Allow around a third of the soil dry out in between irrigations during spring and summer, with monthly waters in the colder months. Use tepid water if possible; many houseplants' root systems are super sensitive to temperature change, so don't get caught out by this as it could result in yellowing leaves. Under-watering symptoms include wilting, little to no growth and greying leaves - these issues are commonly down to too much light/heat, or forgetfulness. Alternatively, over-watering symptoms include rapidly yellowing lower leaves, wilting (root rot), brown spots on leaves, and a rotten stem. Do not situate an African Mask Plant in dark locations with much water as root rot and leaf spot disease will quickly arise. For more information on how to address this issue, hit the link below.
African Mask Plants originate from South East Asia, meaning high humidity is mandatory for quality growth. Mist both sides of the leaves once a week in summer and twice in winter; browning leaf-tips are a big sign that the surrounding air moisture is too low. A quick hose down once a month will hydrate the leaves, eliminate dust particles and help reduce numbers of pests, most notably spider mite.
Although bright, indirect sun is ideal, throw in some morning or evening sun if possible. If it's situated in a shady location, dust the leaves from time to time to improve light-capturing efficiency. Never allow it to sit in strong sunlight for extended periods, as too much light will result in a pale, washed out appearance with possible brown patches forming on the leaves.
Twice a month in the growing period and monthly in winter to replicate its dormancy period. Either use houseplant feed or a general plant fertiliser at half strength. Never apply 'ready to pour' feed without a quick drink of water beforehand as this will cause the roots to burn.
Regular irrigations are key. Periods of droughts will quickly slip the Alocasia back into its dormancy period, causing stunted growth and a bewildered plant owner. If it hasn't repotted in a while, there may be too many roots and not enough soil to retain moisture, thus leaving the soil to dry out quicker. Click on this link to learn more about a transplant.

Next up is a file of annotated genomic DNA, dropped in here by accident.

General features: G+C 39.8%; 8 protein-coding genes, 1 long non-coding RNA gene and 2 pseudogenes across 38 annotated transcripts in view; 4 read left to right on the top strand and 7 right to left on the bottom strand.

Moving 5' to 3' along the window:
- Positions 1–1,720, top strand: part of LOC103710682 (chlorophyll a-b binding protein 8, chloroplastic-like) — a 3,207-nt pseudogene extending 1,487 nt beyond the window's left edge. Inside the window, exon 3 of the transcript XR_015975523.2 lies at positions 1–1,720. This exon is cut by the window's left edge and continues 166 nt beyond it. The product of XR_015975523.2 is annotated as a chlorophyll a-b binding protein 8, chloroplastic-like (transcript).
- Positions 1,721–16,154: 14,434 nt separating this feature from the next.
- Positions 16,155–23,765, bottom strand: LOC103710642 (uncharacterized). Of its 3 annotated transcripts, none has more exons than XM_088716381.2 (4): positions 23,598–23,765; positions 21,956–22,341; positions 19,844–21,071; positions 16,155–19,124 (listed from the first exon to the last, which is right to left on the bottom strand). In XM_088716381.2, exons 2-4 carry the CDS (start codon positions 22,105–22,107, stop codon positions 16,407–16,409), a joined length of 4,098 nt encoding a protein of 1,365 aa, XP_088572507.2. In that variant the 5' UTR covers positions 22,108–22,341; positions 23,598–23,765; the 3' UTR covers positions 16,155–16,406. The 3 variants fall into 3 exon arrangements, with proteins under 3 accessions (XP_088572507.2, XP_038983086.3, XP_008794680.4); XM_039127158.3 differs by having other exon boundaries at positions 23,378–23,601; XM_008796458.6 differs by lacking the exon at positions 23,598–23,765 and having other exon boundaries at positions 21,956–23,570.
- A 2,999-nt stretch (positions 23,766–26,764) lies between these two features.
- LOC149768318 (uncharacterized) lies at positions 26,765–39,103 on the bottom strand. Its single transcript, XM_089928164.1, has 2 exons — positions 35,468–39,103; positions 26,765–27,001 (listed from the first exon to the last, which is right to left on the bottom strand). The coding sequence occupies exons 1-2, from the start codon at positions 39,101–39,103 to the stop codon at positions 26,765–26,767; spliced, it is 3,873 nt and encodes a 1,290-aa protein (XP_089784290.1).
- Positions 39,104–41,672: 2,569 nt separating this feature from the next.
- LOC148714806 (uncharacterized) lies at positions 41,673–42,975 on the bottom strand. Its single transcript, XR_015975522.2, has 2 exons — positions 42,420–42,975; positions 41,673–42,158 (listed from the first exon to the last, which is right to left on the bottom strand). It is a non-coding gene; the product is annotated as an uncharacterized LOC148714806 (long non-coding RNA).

Pests could arise at any time, with infestations starting from the original nursery or via contamination in your home. Spider Mite and Mealybugs tend to be the usual inhabitants, with the first being minute and almost transparent, roaming the leaves in search of chlorophyll and a site to hide its eggs. The latter, however, will stand out much more, with white cottony webs developing across the foliage and stems. Thoroughly check the plant's cubbyholes before giving it the all-clear, or click on the appropriate links to learn more about eradicating these issues.
Yellowing lower leaves (closest to soil) are a clear sign of over-watering, usually caused by too little light. Although Alocasia can do well in darker locations, the frequency of irrigations must be reduced to counteract the chance of root rot. People don't realise that a plant's root system needs access to oxygen too; when soil is watered, the air will travel upwards and out of the potting mix. A lack of accessible oxygen for the roots will cause them to subsequently breakdown over the oncoming days. Click on this link to learn more about root rot and how to address it, and always feel the pot's weight for confirmation (heaviness = good soil moisture, & vice versa).
create a humidity tray whilst the heaters are active to create a stable environment for your specimen.Too low humidity can cause browning leaf tips with yellow halos. Although this won't kill your specimen, you may want to increase the local moisture to prevent the new growth from adopting these symptoms. Mist or rinse the foliage from time to time and
Dust the leaves regularly. Although this isn't too much of an issue, a build-up of dust particles can clog up the plant's pores, causing lowered light capturing-efficiency. Wipe the topsides of the leaves down once a month to keep levels down and improve growing conditions.
Mould developing on the soil means two things - too little light and over-watering. Despite the harmlessness of the mould, it'll prove unsightly to most gardeners and is therefore removed once known. To remove, replace the top two inches of the soil for a fresh batch of houseplant compost. Either increase the amount of light received (no direct sunlight for the first few weeks to prevent environmental shock) or decrease the frequency of waters slightly. If the mould is accompanied by yellowing lower leaves, you may also have a case of root rot.
There are several species of Leaf-Spot Disease, (Graphiola, Botrytis, Anthracnose & Cercospora) and all of them operate in the same way. Fungi spores will land on the leaf's surface and will slowly develop along with the plant. Unfortunately, as there aren't any products that'll address the issue head-on, you can only remove the affected areas and regularly wash the leaves to limit the spread. In some cases, however, the small yellow spots are caused by inconsistent soil moisture, and is not the direct product of a disease. Think about your own cultivation habits and make a decision of what to do. If you're still unsure afterwards, don't hesitate to send us an email or direct message via our Instagram page for our expert advice!